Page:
Speaking without Voice

A project exploring four Nigerian pre-colonial nonverbal communication systems: Aroko, Nsibidi, Uli and the Talking Drums, made possible by money raised by National Lottery players awarded by the Heritage Lottery Fund (HLF)

IROKO Theatre Company is delighted to announce that it has received a National Lottery grant of £97,300 for an exciting heritage project, ‘Speaking without Voice’. Made possible by money raised by National Lottery players awarded by the Heritage 

Lottery Fund (HLF), ‘Speaking without Voice’will research, identify, record and present four Nigerian precolonial nonverbal communication systems (Aroko, Nsibidi, Uli and the Talking Drums), some of which were banned by the British colonial administration in Nigeria. The historical, political and socio-cultural functions of the heritage, will be explored, including their significant and unidentified presence in Nigerian arts and heritage in the UK.

The similarities to contemporary/other nonverbal communication means, modern usage, and especially how young British-Nigerians are using the heritage to underpin their cultural identity, will also be investigated.

Project Launch

Speaking without Voice’ was launched on Friday 11th January, 2019 at Stratford Library.  The event attended by a wide range of audiences, was opened by Cllr. Joy Laguda MBE, Chair of London Borough of Newham Council.  Selina Papa, Development Manager (London), Heritage Lottery Fund, was also in attendance.


‘Speaking without Voice’ research findings will be shared with members of the public through workshops, exhibitions, performances and also, through digital means and eLearning Resource Pack.  Public sharing activities will take place at:

  • The British Museum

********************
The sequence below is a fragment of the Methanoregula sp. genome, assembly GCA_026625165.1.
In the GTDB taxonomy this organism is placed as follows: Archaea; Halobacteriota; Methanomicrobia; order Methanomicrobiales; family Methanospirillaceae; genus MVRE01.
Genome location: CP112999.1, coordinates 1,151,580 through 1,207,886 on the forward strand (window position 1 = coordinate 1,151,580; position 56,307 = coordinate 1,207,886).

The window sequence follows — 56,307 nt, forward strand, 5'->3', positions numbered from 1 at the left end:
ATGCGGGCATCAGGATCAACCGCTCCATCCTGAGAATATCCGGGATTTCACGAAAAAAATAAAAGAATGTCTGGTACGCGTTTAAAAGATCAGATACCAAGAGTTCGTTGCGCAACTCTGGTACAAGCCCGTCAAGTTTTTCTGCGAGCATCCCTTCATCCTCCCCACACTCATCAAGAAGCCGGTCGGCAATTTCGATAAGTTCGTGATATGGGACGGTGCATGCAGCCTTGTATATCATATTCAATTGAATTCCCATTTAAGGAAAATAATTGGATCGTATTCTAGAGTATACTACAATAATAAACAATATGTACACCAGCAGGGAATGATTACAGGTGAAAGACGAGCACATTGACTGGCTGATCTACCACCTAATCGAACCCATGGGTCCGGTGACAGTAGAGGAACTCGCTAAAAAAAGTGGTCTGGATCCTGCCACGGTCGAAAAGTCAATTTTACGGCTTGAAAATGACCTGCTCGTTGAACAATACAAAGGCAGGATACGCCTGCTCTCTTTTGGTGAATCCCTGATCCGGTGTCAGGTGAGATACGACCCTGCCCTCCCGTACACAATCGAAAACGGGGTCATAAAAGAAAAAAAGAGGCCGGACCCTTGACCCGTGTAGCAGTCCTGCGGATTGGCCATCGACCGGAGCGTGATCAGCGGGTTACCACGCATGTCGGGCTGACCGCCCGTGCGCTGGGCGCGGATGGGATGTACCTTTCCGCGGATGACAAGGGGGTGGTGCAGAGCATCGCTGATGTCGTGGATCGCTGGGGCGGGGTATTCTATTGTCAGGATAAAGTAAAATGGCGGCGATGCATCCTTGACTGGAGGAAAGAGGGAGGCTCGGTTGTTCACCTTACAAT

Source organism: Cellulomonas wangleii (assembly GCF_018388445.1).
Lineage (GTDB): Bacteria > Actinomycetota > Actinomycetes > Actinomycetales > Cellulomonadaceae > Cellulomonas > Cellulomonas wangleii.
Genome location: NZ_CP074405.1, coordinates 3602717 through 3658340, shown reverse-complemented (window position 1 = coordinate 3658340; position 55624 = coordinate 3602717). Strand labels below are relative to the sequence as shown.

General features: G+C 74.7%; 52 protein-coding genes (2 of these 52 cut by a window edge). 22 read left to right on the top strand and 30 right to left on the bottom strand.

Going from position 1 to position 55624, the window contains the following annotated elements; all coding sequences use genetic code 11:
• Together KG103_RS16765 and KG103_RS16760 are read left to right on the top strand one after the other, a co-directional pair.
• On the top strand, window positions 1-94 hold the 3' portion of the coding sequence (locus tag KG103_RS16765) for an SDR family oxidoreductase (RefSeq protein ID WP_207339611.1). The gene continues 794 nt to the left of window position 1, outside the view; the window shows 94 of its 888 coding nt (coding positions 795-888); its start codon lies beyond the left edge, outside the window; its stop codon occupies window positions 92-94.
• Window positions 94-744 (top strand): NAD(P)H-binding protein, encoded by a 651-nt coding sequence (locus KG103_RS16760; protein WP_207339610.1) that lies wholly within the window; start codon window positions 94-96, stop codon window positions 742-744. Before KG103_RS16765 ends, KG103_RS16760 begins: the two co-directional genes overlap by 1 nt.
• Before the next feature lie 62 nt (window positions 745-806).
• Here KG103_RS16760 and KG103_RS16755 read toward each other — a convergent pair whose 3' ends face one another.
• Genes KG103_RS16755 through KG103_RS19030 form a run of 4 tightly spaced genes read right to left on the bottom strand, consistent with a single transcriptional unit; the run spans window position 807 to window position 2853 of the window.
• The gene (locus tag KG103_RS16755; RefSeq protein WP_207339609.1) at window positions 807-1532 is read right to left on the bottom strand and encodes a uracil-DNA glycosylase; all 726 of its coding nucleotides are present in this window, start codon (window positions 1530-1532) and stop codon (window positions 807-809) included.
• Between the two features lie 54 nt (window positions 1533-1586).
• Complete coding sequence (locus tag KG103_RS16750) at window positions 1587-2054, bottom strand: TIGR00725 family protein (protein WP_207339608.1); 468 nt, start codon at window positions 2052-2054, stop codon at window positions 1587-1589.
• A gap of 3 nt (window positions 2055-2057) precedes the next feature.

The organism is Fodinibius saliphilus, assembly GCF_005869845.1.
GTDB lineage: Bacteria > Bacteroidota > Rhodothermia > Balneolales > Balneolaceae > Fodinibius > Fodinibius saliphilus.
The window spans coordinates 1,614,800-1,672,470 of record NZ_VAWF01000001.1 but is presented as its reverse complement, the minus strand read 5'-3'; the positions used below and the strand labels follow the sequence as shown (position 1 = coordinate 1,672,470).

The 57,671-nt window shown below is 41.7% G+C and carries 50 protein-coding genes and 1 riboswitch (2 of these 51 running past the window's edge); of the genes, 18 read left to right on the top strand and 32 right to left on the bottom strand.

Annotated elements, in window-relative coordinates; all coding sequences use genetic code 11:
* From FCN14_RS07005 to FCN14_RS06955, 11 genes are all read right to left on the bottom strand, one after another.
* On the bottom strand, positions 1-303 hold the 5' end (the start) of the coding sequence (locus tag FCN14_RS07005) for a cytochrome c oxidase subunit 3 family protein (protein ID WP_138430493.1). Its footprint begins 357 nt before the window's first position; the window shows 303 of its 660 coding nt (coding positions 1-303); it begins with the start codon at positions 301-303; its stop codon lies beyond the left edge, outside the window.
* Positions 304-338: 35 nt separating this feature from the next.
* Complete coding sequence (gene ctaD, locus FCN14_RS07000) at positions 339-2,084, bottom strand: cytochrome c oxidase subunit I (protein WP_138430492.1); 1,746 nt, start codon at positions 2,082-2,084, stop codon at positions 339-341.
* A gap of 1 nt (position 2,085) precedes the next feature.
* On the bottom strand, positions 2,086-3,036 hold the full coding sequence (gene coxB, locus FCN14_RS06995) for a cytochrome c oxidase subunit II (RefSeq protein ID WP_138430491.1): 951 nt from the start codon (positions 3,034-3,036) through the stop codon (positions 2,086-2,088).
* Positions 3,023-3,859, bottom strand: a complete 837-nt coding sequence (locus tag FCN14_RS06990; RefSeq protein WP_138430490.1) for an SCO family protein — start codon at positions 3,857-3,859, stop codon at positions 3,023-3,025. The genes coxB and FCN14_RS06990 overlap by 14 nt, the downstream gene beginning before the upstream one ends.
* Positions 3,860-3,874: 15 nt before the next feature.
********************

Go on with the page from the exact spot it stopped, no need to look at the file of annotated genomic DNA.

• Commonwealth Fair 2019

  • Barking Learning Centre

  • Hillingdon Central Library

  • Redbridge Central Library

  • Stratford Library

  • Newham Dementia Support Group

  • Treasures Supplementary School

  • Five London schools



‘Speaking without Voice’ will offer training and volunteering opportunities to approximately 194 people (researchers, volunteers, heritage officers, teachers, members of the general public, etc.) who wish to gain research, heritage and music technology skills.

25 people drawn from various communities and professions, will undertake a guided educational tour of The Igbo compound in the International Slavery Museum at The National Museums of Liverpool.  They will view, learn and participate in expert workshops on Uli heritage and symbols used in decorating the compound. 

Additional 20 more project beneficiaries will receive IROKO’s National Open College Network accredited training programme in the heritage, to gain knowledge and skills that they can apply to their work and or study.


IROKO wish to engage the services of the following personnel:

Trainee Heritage Support Officer
Heritage Researchers
• Project Volunteers
• General Volunteers

For further details, please contact IROKO Theatre Company: infos@irokotheatre.org.uk

Contact us now for bookings and more information.

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